The new climate change agreement, reached in Paris in December 2015, is to be further defined with rules, modalities and procedures by the Conference of the Parties to the UNFCCC. Article 6, which covers markets and non-markets, is an important element in the Agreement, which will need a substantial amount of political and technical decisions to be taken before it can be implemented.
This meeting was the second meeting of the project “Implementation of markets and non-market provisions in the Paris Agreement”, which aims to create an informal atmosphere with the objectiveto explore, discover, explain and understand different points of view related to the issues in Article 6. That is, to understand the options available to define rules, modalities and procedures on Article 6, as well as the consequences of adopting each option. What is also very important is to understand why the different viewsare held.
The discussions were free and informal. Discussions were held under Chatham House rule.
This process is totally separate from the UNFCCC negotiating process. There is no intention or mandate to produce any text or negotiate an outcome.
Environmental goods represent a trade market of approximately US$ 1trillion annually. Reducing barriers to trade and investment would support cost effectiveness and efficient decarbonisation of the energy sector leading to more sustainable and accessible energy systems, finds a new report by the World Energy Council.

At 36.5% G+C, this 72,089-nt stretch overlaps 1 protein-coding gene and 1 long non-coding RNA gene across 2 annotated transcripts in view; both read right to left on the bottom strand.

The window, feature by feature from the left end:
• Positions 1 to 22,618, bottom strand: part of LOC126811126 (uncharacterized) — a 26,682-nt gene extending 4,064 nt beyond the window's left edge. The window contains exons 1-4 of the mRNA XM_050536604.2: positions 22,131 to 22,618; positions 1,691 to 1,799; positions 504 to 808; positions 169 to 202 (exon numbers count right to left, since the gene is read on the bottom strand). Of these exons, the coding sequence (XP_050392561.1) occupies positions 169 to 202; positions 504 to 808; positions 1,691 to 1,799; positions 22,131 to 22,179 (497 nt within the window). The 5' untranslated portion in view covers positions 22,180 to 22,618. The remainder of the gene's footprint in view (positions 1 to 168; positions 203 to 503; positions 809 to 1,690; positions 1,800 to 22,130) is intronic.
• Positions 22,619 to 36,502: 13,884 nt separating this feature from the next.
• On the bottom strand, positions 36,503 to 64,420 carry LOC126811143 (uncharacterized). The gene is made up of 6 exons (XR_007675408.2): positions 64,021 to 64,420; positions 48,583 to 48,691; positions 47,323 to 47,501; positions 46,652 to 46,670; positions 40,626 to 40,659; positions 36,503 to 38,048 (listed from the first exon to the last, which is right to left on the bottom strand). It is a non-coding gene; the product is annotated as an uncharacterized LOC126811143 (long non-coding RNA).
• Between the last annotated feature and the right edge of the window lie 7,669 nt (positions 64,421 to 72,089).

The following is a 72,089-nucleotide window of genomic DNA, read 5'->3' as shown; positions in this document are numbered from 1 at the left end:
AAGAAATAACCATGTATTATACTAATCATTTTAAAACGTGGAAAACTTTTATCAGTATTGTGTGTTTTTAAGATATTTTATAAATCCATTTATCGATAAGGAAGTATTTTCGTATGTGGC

The panel focused on climate change negotiations and how they relate to international trade. It reviewed developments since COP 21 in Paris, and whether 2016 has started to confirm the high expectations that everyone had after concluding the Paris Agreement.
It also discussed what is needed from the upcoming COP 22 in Marrakech to maintain the momentum, and what it can be realistically expected to deliver.
Andrei Marcu, Director ERCST, Senior Fellow, ICTSD
Tomasz CHRUSZCZOW, Chair of Subsidiary Body for Implementation
Dirk FORRISTER, CEO, IETA
Ricardo MELÉNDEZ-ORTIZ, Chief Executive, ICTSD
Jo TYNDALL, Chair of the Ad Hoc Working Group on the Paris Agreement (APA)
Paul WATKINSON, Chief negotiator and head of climate negotiations team, Ministry of environment, energy and the sea
Jakob WERKSMAN, Principal Adviser, Directorate General for Climate Action, EC; EU Lead Negotiator
This panel was the inaugural event of the European Roundtable on Climate and Sustainable Transition (ERCST). It is an initiative of the International Centre for Trade and Sustainable Development, in association with a number of EU thinks tanks.
This initiative provides a neutral space where policymakers and regulators can meet stakeholders, and discuss climate change policy and a sustainable transition to a low GHG economy. While focused on European climate policy, this initiative intends to fully recognise, and incorporate in its activities and thinking, the global dimension of climate change policy.
Based in Brussels, The European Roundtable on Climate and Sustainable Transition aims to provide rigorous intellectual analysis, stemming from the experience and input of its staff, as well as other research available, and the input of the stakeholders who join its activities.